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report the potential valuation of the whole site after restoration was put at £5m - £7.5m3

Imagine local peoples surprise to find, overnight, that this was no longer the plan when Bolton Council published their draft Local Development Framework, a plan for the future development of Bolton, which now earmarked 250 acres of the Cutacre site for employment development in August 2009. This would

“blow the concept of the substitution of the opencast mine by a pleasant country park to smithereens. The boundary of the proposed area of industrial units slices right through the planned Eccorsley Wood”, writes Mr Wood. 1

This Local Development Framework (LDF)was drawn up by consultants acting for Bolton Council so the process of how it reached its conclusion on Cutacre is not transparent. However, if normal planning practice had been followed, then UK Coal plc must have indicated to the consultants its willingness to seek a change in the designation of the land at Cutacre. The importance of this potential redevelopment of Cutacre to UK Coal plc is indicated in its 2008 Annual Report where the potential value of the 216 acre employment development site alone is put at £10 - £20m, two to three times the original valuation of the whole 900 acre site 4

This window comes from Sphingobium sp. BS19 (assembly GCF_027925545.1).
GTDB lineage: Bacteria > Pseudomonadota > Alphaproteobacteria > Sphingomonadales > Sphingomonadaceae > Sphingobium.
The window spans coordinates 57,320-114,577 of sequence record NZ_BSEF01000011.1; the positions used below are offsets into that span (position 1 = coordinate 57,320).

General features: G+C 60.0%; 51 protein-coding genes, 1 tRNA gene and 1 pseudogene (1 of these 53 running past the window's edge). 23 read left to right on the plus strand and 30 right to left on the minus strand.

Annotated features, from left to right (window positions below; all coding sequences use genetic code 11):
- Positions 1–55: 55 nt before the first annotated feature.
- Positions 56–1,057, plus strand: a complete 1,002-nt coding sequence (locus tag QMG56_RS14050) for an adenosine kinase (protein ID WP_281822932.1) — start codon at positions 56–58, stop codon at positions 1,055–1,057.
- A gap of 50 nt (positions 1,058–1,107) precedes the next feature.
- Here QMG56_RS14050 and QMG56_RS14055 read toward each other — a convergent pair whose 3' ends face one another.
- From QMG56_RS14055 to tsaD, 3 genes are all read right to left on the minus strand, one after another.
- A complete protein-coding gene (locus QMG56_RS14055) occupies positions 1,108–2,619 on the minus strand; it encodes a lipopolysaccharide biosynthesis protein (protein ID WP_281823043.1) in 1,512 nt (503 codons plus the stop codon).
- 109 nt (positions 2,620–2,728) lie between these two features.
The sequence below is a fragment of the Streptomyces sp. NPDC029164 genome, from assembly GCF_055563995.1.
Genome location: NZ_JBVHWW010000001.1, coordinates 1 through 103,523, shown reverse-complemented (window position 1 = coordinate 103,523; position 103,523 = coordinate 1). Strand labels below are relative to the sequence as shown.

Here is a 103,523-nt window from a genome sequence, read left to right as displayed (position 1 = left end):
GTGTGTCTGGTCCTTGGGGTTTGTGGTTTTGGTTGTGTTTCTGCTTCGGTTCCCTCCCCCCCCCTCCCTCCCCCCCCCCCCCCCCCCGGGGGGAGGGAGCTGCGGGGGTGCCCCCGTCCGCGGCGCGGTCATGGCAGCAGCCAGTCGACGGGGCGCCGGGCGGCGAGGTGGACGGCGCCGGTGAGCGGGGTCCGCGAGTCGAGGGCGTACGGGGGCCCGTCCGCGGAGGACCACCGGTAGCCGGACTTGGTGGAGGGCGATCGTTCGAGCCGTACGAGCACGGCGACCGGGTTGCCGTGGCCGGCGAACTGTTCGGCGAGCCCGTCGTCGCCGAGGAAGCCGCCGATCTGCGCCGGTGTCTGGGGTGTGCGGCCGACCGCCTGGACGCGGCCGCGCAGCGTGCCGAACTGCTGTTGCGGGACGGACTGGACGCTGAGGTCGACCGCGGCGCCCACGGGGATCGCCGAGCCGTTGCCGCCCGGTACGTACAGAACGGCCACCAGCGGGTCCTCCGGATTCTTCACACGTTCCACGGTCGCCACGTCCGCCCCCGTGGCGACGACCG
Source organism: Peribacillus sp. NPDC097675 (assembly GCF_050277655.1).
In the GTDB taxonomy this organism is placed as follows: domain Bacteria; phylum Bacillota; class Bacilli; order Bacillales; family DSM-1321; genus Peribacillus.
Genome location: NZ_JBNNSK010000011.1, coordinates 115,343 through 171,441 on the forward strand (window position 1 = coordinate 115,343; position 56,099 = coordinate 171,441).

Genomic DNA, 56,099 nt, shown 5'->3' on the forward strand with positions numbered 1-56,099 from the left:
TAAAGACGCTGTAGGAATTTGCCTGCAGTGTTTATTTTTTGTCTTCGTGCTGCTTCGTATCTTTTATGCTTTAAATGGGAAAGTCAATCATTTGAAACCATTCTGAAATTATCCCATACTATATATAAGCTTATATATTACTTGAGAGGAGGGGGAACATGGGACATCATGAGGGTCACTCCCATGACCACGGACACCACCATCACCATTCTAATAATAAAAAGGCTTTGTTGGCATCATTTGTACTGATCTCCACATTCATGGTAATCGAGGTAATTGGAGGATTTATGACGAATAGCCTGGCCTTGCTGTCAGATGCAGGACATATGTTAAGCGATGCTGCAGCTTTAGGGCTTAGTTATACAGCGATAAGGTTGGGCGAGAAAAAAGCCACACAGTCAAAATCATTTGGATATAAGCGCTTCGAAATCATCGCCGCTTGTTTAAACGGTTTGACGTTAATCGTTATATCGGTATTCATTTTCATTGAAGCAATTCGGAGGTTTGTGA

Although UK Coal plc claimed that this was always envisaged

“as an industrial park with landscaping” 5

local people disagreed. Within a month of the LDF being published, 800 people had sign a petition objecting to the changes

“and on the night England booked their place in the World Cup finals (10/9/09) hundreds of people instead spent the evening lambasting the council about the Cutacre open cast mining site”.6

A revised plan was then proposed which cut the loss of green belt land by two thirds. This was presented to Bolton Council on December 9th 2009, when 400 protestors and the three local councillors, who spoke against the revised proposal in favour of the original size of the country park, saw the revised proposal for the creation of an industrial estate which would include 92 acres of green field land rather than the 240 acres that was proposed when the LDF was originally published accepted.

“After the meeting many campaigners expressed dismay that the vote appeared to have been pre-planned, as all 26 Labour and nine Liberals voted in favour of developing Cutacre, while all 20 Conservative councillors  voted against it “

UK COAL plc: AN ALTERNATIVE REPORTPAGE 23

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